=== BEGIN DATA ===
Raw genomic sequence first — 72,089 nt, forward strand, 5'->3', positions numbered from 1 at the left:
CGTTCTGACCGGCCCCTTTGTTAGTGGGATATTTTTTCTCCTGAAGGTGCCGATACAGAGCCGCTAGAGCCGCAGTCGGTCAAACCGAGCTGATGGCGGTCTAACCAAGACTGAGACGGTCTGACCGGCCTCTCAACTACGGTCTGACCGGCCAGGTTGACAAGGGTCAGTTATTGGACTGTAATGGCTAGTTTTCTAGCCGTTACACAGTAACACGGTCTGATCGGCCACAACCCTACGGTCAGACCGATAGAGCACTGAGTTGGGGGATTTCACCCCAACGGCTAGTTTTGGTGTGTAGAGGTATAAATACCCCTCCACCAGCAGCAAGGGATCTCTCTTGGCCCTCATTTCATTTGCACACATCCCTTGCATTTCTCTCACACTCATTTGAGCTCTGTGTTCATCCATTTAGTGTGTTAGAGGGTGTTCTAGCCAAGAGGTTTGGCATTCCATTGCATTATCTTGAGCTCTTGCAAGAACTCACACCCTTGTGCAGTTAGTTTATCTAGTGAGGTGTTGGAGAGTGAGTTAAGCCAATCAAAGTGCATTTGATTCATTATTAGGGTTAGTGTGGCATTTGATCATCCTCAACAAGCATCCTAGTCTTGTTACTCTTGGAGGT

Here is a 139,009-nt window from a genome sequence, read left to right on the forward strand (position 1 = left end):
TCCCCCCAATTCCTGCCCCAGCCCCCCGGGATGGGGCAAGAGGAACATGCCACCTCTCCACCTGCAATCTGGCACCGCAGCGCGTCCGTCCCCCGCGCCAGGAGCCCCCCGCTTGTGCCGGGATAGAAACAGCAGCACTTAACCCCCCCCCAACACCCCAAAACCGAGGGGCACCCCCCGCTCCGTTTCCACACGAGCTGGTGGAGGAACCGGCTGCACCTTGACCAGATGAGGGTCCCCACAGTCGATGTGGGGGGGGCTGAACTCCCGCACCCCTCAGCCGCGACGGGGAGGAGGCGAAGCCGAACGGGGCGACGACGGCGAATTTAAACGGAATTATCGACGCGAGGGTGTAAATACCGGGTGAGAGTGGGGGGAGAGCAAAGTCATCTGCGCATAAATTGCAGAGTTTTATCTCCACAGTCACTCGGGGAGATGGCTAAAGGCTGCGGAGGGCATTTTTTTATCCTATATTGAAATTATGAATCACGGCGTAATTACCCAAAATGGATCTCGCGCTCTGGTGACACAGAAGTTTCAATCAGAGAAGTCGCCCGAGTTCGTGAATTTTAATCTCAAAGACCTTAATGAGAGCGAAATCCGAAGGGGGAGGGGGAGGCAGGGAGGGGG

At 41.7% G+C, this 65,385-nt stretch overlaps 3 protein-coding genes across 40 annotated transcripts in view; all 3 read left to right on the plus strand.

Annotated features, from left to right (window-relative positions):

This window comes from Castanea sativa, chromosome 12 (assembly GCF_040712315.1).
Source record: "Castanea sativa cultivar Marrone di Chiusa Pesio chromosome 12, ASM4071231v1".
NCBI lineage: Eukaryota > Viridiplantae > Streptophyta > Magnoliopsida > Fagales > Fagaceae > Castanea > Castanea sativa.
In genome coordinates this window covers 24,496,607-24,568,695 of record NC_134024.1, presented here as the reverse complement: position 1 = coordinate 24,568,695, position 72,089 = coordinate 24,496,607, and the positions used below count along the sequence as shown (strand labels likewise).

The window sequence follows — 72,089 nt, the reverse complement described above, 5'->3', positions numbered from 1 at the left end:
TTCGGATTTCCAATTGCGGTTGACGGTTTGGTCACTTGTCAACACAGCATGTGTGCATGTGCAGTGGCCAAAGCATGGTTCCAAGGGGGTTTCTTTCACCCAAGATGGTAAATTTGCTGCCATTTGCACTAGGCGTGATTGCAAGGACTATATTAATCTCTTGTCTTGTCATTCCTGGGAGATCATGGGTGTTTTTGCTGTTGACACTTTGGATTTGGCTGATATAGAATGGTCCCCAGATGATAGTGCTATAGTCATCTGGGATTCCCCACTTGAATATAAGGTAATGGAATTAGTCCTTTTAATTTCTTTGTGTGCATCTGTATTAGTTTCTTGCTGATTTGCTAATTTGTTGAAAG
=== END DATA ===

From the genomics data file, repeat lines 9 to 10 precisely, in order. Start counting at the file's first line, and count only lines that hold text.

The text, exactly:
NCBI lineage: Eukaryota > Viridiplantae > Streptophyta > Magnoliopsida > Fagales > Fagaceae > Castanea > Castanea sativa.
In genome coordinates this window covers 24,496,607-24,568,695 of record NC_134024.1, presented here as the reverse complement: position 1 = coordinate 24,568,695, position 72,089 = coordinate 24,496,607, and the positions used below count along the sequence as shown (strand labels likewise).